Re:Always performance, never durability (5, Interesting)

gowen (141411) | more than 8 years ago | (#15762764)

If you take 10,000 photos between taking a "once-in-a-lifetime" photo and backing it up onto a tougher media, you pretty much deserve to lose all your work. The biggest loss of digital camera images are caused by loss/theft of the camera, and user error (accidental deletion). Media failure doesn't even register on the scale.

Re:Always performance, never durability (0)

Anonymous Coward | more than 8 years ago | (#15762824)

A 2GB card stores about 250 raw 8Mpixel images. 10000 images means you've filled the card 40 times. Granted, it's not something that a casual photographer needs to worry about, but neither do those users care whether the card writes 5 or 15MB/s. After a couple thousand pictures, safely copied to your computer and backed up, the card will eat all pictures since the last format. If those pictures were the ones where your friend said "yes" to the love of his live, paying attention to the longevity of the storage medium might suddenly seem more important than how fast the card stored the images that are now lost.

Re:Always performance, never durability (0)

Anonymous Coward | more than 8 years ago | (#15763016)

The 1GB Toshiba SD-Card in front of me which didn't make it to its first birthday does register on my scale.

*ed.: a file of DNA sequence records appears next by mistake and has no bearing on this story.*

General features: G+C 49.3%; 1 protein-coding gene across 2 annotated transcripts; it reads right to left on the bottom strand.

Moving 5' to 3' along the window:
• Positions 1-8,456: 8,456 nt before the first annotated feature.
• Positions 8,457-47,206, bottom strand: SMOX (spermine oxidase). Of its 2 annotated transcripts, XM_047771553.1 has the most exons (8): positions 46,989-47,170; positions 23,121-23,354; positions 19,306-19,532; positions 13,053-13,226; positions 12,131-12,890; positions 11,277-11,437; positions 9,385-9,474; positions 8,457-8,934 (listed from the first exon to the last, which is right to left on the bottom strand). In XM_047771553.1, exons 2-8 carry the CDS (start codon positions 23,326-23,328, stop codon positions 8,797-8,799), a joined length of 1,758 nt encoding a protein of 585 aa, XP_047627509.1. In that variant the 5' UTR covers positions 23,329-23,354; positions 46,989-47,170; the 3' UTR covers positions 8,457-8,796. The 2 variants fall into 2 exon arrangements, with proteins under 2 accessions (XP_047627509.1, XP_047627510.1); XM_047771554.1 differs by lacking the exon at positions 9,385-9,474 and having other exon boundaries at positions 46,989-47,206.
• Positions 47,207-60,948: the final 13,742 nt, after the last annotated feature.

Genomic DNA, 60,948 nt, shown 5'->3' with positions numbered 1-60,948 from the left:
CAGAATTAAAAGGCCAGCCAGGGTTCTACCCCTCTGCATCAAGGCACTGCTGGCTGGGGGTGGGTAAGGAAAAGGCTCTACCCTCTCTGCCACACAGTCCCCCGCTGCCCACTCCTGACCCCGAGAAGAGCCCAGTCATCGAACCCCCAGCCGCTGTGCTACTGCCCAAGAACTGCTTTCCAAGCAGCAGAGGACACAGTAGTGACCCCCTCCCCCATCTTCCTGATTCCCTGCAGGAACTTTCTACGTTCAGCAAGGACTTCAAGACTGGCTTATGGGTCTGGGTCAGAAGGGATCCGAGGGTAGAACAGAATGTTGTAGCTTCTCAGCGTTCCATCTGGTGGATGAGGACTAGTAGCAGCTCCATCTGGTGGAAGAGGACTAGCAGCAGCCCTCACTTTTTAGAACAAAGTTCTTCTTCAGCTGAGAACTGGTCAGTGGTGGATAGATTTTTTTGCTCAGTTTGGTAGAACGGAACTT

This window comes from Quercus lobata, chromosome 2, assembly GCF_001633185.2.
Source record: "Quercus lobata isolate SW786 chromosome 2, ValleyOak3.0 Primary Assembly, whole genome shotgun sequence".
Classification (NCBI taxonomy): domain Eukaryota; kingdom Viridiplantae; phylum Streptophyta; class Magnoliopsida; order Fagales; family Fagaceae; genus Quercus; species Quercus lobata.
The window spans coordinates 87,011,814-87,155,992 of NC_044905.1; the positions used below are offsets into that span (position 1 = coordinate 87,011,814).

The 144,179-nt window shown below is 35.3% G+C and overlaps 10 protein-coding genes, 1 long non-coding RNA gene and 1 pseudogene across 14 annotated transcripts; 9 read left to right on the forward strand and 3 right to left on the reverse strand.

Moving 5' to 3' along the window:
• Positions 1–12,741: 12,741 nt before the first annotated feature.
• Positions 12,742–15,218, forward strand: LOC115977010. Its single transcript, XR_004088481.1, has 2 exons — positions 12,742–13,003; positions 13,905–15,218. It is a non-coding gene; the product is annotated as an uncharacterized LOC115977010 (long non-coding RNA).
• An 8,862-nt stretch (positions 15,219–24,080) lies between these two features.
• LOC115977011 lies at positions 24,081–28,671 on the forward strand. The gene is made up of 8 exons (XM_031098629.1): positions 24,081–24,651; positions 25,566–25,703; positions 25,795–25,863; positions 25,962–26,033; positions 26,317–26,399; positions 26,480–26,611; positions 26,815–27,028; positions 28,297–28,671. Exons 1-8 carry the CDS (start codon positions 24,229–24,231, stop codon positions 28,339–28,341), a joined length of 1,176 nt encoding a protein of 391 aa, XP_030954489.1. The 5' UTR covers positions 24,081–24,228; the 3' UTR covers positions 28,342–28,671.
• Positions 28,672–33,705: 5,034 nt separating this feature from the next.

Re:Always performance, never durability (1)

Shanep (68243) | more than 8 years ago | (#15762931)

Why does everybody test performance, but nobody tests durability? What good is a ginormous flash card that stores your images in a fraction of a second when it trashes the FAT after some 10000 writes because the flash cells can't take anymore writes. There go the once in a lifetime shots.

From what I have read, the fast cards are also the most durable. They tend to be made of the single layer CF. It's the really large but slower multi-layer CF which don't last long.

May I put my fast nigga cock into you (-1, Troll)

lennyhell (869433) | more than 8 years ago | (#15762739)

Cowboyturd?

19 Pages? (5, Funny)

gfxguy (98788) | more than 8 years ago | (#15762753)

19 Pages? Ay Caramba!

Hint: skip to page 18 for the conclusions.